If you're not offering verified alarms, are you missing the boat?
WHITE BEAR LAKE, Minn. and CHARDON, Ohio—There could be a trend developing that may make your business worth more in the long run, give you more cash flow to function in the short run, provide a differentiator for your business by allowing you to provide more value for the end user, and improve relations with municipalities, PSAPs and first responders through reduced false alarms and needless response rolls. Does this trend sound too good to be true? According to some in the industry, the time has come to embrace verified alarms.
For example, RSI Video Technologies is now offering a solution called XL, an alarm panel that incorporates video and two-way voice over the cell network for about the same price to the dealer as a “blind” system. According to Keith Jentoft, president of RSI Video Technologies, security companies don’t have time to waste. “Are verified alarms now mainstream? Is that something the industry should pay attention to?” Jentoft asked. “If I’m not getting into verified alarms, in general, then I have a threat to my business.”
Stanley Convergent Security Solutions made a major investment last year in Sonitrol, a $275 million buy that came with Sonitrol’s trademark audio verification. This allows Stanley, said Tony Byerly, Stanley CSS president-North America, to offer its “Best Fit” strategy. “We present to the marketplace whatever’s the best fit for that customer, both by budget and by the solution to their problems,” he said. “Traditionally there’s the conventional digital alarm signal; Audio Impact is the Sonitrol solution; and then we also offer video monitoring.”
However, Stanley CSS’ stated strategy is to mainstream advanced Sonitrol audio verification technology and services across North America through its corporate locations and franchise partners. Stanley is betting heavily that verified alarms will be seen as more valuable than the traditional alarm system.
Jentoft said traditional burg companies must differentiate themselves in order to survive. One way of differentiating is to take advantage of decreasing price points of two-way voice and video to offer affordable, verified solutions. “The price points now are what are making verified alarms, in general, mainstream,” Jentoft said. “Instead of just saying audio-verified or video-verified, which are two technology choices—one of which I obviously favor—the concept is that a price-competitive verified alarm, either audio or video, is a much more compelling sale than a non-verified alarm at the same price.”
When Lafayette, La.-based Acadian Monitoring on Oct. 5 announced it had partnered with RSI to include video verification of alarm events, it emphasized the need for verified alarms. “At Acadian, we are always looking to stay in line with the latest security technology and adding video verification certainly fits with our strategy,” said Acadian director of operations Kenny Savoie in the release. “Video verification is already required in several major U.S. markets and throughout most of Europe, so we believe that it is only a matter of time before it becomes a more standard practice through the industry and we want to be prepared to meet that need.”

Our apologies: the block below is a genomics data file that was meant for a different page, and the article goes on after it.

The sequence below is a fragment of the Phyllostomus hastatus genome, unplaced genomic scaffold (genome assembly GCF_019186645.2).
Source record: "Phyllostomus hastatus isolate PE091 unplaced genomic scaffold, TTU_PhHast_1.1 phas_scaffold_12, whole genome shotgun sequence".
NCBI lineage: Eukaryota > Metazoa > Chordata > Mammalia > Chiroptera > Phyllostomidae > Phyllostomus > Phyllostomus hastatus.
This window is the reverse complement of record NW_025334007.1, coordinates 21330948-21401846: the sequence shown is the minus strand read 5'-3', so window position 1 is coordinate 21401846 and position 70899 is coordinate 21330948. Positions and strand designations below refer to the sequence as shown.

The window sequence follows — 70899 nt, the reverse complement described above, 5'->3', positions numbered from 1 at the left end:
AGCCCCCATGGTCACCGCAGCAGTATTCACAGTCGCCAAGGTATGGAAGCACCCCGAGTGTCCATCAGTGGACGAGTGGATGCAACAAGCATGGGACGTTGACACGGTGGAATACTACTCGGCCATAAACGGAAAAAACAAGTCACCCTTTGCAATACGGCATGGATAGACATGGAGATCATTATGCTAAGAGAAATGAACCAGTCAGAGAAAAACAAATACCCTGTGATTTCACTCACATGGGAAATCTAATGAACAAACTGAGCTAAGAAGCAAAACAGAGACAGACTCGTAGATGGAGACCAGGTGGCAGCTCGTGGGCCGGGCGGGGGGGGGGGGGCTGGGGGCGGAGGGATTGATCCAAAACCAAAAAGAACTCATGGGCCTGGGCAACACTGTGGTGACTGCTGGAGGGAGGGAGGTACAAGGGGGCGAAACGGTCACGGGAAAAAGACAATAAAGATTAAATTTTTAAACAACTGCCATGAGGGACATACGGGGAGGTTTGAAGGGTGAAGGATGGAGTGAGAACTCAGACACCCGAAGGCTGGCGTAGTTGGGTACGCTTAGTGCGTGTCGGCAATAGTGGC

Jentoft said improvements in economy of design and a ramp up in manufacturing have led to more affordable pricing for the dealer. “We package the keypad and the panel together, so there’s economy there. We strung several boards down into one,” Jentoft said. “We’ve had 80 percent of our engineering team working for two and a half years to bring the price down.”
Sandy Jones, president of Sandra Jones and Company, a consulting firm focused on assisting suppliers, new entrants and investors to optimize their investment and potential in security industry, agreed the rise of affordable video verified solutions would change the industry, noting that “with equipment costs being the same for a verified video verses a traditional burg system, smart dealers are able to give their customers an upgraded system and at the same time generate additional profits for their own business. We also believe when a customer can see what the central station sees it will help dealers close more sales.”
Jones said using verified alarms also brought on other shifts in the market as well. “In addition to changing both the short and long term value of an alarm dealer’s business, it allows the dealer to build a positive relationship with first responders. It’s powerful for a dealer to demonstrate what their central station operator sees before asking for a response and proves that although the dealer has many equipment options he or she has chosen a system that unburdens and takes first responders into greater consideration,” Jones said. “This goes a long way in building relationships with first responders … I think in two years, we’ll look back and see a major trend.”